The Abbey of Rievall was founded by Walter Espec or L'Espec, a great man in the court of King Hen. I. Ailred, Abbot of Rievall, says of him that he was prudent in council and discreet in war, a trusty friend, a loyal subject, of giant-like stature, but comely, having

1 MS. Cotton, Faustina, B. vii, fo. 36.

large eyes, a big face, a voice like a trumpet, yet beautiful and eloquent.

The popular account of the foundation of the abbey is thus given


Walter Espec had, by Adelina his wife, a son named Walter, a comely person, who, taking much delight in swift horses, was thrown by one of them, who, being put out beyond his strength, stumbled; and he, falling from him, broke his neck, to the great grief of his parents, who wanted an heir for their great estate. However, taking advice of his uncle, William de Espec, rector of the church of Garton, about the disposal of it, was advised by him to make Christ his heir, at least to part of it, by building three monasteries, viz., Kirkham, in the East Riding of Yorkshire, Rievaulx, and Wardon in Bedfordshire.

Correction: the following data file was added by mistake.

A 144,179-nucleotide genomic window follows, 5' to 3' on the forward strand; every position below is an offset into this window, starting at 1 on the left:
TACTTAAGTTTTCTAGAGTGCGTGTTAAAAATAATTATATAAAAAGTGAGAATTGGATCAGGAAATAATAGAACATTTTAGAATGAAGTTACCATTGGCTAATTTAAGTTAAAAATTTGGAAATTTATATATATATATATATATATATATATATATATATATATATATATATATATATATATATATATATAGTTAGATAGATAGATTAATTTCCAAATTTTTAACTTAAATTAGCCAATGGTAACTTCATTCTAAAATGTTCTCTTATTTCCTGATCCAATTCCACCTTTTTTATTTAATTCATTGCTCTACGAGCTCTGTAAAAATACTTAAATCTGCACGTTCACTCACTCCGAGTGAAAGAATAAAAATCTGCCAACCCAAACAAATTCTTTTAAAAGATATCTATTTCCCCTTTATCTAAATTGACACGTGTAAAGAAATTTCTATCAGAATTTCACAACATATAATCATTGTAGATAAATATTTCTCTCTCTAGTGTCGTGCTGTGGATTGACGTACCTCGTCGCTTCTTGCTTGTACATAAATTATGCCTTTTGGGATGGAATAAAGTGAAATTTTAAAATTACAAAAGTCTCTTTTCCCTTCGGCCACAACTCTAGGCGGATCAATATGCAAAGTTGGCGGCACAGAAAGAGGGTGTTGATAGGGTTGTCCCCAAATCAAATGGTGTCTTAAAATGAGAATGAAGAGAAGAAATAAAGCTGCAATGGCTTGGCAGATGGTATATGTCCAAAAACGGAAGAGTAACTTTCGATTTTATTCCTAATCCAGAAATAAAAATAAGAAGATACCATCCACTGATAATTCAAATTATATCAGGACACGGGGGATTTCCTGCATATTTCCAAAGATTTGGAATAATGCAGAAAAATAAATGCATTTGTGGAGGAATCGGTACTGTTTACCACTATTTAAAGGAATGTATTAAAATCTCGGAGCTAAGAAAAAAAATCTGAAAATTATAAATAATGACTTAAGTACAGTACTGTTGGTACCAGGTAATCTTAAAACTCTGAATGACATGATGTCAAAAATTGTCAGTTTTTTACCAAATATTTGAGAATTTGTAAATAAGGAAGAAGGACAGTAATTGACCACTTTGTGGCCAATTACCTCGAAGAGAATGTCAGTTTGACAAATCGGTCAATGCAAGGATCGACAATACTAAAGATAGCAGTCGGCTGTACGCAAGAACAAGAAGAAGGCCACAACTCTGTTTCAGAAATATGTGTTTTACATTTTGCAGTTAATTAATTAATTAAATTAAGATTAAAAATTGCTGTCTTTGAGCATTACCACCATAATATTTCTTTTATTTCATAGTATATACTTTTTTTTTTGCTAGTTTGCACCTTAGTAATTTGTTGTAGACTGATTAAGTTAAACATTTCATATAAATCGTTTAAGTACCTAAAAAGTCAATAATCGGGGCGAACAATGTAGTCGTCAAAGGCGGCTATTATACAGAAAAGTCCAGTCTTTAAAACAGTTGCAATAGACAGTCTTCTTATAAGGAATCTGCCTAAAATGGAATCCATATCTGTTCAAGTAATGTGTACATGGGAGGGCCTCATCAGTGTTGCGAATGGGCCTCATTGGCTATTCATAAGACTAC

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Walter Espec is described in the genealogy of Ros, which is found on the fourth parchment-leaf in the Cottonian Cartularium, as "Miles strenuus conquestoris". The Rev. J. C. Atkinson, the author of the Introduction to the Cartularium of Rievaulx, which he edited for the Surtees Society, and which forms vol. 83 of their publications, questions the correctness of this description. He says: "It supposes him to be a man past the first flush of youth more than sixty years before the battle of the Standard, at which Aeldred describes him as achieving a memorable renown, which is an utter impossibility, and it effectually discredits the statement of the genealogy." And he answers it in the following way: "that throughout the Museum MS. Cartularium the founder's name is invariably written Espec without the prefix L, and in the Bedfordshire Domesday we find, under the heading xxv Terra Willelmi Speck, and among the manors and lands held in capite by Speck, the manors of Wardone and Sadgivele; i.e., at the date of the return, 1087, William Speck is the feudal occupant of the lands and rights granted forty-eight years afterwards by Walter Espec to the monastery of Wardon, the inference being that Walter Espec was not simply the heir, but the son, or at least the nephew on the father's side, of William Speck, and that the "Miles strenuus conquestoris" of the genealogy was William